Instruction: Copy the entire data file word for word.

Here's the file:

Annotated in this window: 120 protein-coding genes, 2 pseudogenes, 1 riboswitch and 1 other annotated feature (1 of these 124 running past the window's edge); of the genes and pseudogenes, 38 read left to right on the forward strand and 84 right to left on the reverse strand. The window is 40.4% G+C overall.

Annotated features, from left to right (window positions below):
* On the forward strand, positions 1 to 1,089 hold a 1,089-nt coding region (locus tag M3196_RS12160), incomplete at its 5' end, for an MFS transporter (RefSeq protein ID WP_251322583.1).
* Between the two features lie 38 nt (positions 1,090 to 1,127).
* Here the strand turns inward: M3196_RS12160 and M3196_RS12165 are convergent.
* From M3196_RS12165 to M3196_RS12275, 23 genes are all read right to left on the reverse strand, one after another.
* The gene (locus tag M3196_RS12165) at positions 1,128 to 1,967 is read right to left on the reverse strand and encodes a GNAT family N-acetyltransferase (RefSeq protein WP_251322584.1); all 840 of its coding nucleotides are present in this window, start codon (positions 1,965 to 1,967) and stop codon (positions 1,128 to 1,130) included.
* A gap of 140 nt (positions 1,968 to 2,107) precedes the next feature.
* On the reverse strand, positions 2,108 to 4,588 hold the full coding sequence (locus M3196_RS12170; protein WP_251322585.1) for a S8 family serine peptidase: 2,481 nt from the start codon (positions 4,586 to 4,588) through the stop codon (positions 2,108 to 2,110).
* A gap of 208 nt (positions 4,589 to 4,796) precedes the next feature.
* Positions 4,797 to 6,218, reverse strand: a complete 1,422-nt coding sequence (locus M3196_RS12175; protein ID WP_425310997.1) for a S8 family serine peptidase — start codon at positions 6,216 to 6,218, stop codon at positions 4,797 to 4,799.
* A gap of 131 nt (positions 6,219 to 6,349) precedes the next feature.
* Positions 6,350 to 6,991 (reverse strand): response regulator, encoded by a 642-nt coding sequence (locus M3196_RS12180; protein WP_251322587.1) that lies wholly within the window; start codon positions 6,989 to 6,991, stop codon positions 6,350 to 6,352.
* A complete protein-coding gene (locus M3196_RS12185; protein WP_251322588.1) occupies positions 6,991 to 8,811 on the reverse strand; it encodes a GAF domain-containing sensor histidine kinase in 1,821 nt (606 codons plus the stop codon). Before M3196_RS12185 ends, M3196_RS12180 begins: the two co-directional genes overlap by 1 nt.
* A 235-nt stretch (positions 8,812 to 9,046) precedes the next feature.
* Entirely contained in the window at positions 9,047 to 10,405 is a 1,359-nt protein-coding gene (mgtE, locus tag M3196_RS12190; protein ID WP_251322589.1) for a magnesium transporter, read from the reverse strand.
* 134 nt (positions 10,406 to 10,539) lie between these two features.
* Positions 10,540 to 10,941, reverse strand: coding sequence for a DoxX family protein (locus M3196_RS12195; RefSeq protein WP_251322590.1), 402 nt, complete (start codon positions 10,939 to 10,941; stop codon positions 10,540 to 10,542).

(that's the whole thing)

Annotated in this window: 120 protein-coding genes, 2 pseudogenes, 1 riboswitch and 1 other annotated feature (1 of these 124 running past the window's edge); of the genes and pseudogenes, 38 read left to right on the forward strand and 84 right to left on the reverse strand. The window is 40.4% G+C overall.

Annotated features, from left to right (window positions below):
* On the forward strand, positions 1 to 1,089 hold a 1,089-nt coding region (locus tag M3196_RS12160), incomplete at its 5' end, for an MFS transporter (RefSeq protein ID WP_251322583.1).
* Between the two features lie 38 nt (positions 1,090 to 1,127).
* Here the strand turns inward: M3196_RS12160 and M3196_RS12165 are convergent.
* From M3196_RS12165 to M3196_RS12275, 23 genes are all read right to left on the reverse strand, one after another.
* The gene (locus tag M3196_RS12165) at positions 1,128 to 1,967 is read right to left on the reverse strand and encodes a GNAT family N-acetyltransferase (RefSeq protein WP_251322584.1); all 840 of its coding nucleotides are present in this window, start codon (positions 1,965 to 1,967) and stop codon (positions 1,128 to 1,130) included.
* A gap of 140 nt (positions 1,968 to 2,107) precedes the next feature.
* On the reverse strand, positions 2,108 to 4,588 hold the full coding sequence (locus M3196_RS12170; protein WP_251322585.1) for a S8 family serine peptidase: 2,481 nt from the start codon (positions 4,586 to 4,588) through the stop codon (positions 2,108 to 2,110).
* A gap of 208 nt (positions 4,589 to 4,796) precedes the next feature.
* Positions 4,797 to 6,218, reverse strand: a complete 1,422-nt coding sequence (locus M3196_RS12175; protein ID WP_425310997.1) for a S8 family serine peptidase — start codon at positions 6,216 to 6,218, stop codon at positions 4,797 to 4,799.
* A gap of 131 nt (positions 6,219 to 6,349) precedes the next feature.
* Positions 6,350 to 6,991 (reverse strand): response regulator, encoded by a 642-nt coding sequence (locus M3196_RS12180; protein WP_251322587.1) that lies wholly within the window; start codon positions 6,989 to 6,991, stop codon positions 6,350 to 6,352.
* A complete protein-coding gene (locus M3196_RS12185; protein WP_251322588.1) occupies positions 6,991 to 8,811 on the reverse strand; it encodes a GAF domain-containing sensor histidine kinase in 1,821 nt (606 codons plus the stop codon). Before M3196_RS12185 ends, M3196_RS12180 begins: the two co-directional genes overlap by 1 nt.
* A 235-nt stretch (positions 8,812 to 9,046) precedes the next feature.
* Entirely contained in the window at positions 9,047 to 10,405 is a 1,359-nt protein-coding gene (mgtE, locus tag M3196_RS12190; protein ID WP_251322589.1) for a magnesium transporter, read from the reverse strand.
* 134 nt (positions 10,406 to 10,539) lie between these two features.
* Positions 10,540 to 10,941, reverse strand: coding sequence for a DoxX family protein (locus M3196_RS12195; RefSeq protein WP_251322590.1), 402 nt, complete (start codon positions 10,939 to 10,941; stop codon positions 10,540 to 10,542).